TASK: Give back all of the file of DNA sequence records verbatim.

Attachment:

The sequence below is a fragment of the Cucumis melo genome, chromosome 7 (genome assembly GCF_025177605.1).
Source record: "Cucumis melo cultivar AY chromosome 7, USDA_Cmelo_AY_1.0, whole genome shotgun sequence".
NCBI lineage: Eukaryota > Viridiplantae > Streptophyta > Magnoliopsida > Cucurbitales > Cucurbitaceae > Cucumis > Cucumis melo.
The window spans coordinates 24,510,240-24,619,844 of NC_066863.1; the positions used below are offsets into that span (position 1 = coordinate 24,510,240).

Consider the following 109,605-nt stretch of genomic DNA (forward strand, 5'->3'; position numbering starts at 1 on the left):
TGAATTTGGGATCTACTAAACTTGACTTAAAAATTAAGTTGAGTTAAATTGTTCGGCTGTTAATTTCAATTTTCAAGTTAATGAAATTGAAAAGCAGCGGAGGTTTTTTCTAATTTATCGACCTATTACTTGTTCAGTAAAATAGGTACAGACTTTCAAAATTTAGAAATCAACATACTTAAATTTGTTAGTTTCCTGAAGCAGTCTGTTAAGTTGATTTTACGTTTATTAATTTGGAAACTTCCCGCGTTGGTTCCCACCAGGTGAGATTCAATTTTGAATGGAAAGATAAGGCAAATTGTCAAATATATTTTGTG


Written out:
The sequence below is a fragment of the Cucumis melo genome, chromosome 7 (genome assembly GCF_025177605.1).
Source record: "Cucumis melo cultivar AY chromosome 7, USDA_Cmelo_AY_1.0, whole genome shotgun sequence".
NCBI lineage: Eukaryota > Viridiplantae > Streptophyta > Magnoliopsida > Cucurbitales > Cucurbitaceae > Cucumis > Cucumis melo.
The window spans coordinates 24,510,240-24,619,844 of NC_066863.1; the positions used below are offsets into that span (position 1 = coordinate 24,510,240).

Consider the following 109,605-nt stretch of genomic DNA (forward strand, 5'->3'; position numbering starts at 1 on the left):
TGAATTTGGGATCTACTAAACTTGACTTAAAAATTAAGTTGAGTTAAATTGTTCGGCTGTTAATTTCAATTTTCAAGTTAATGAAATTGAAAAGCAGCGGAGGTTTTTTCTAATTTATCGACCTATTACTTGTTCAGTAAAATAGGTACAGACTTTCAAAATTTAGAAATCAACATACTTAAATTTGTTAGTTTCCTGAAGCAGTCTGTTAAGTTGATTTTACGTTTATTAATTTGGAAACTTCCCGCGTTGGTTCCCACCAGGTGAGATTCAATTTTGAATGGAAAGATAAGGCAAATTGTCAAATATATTTTGTG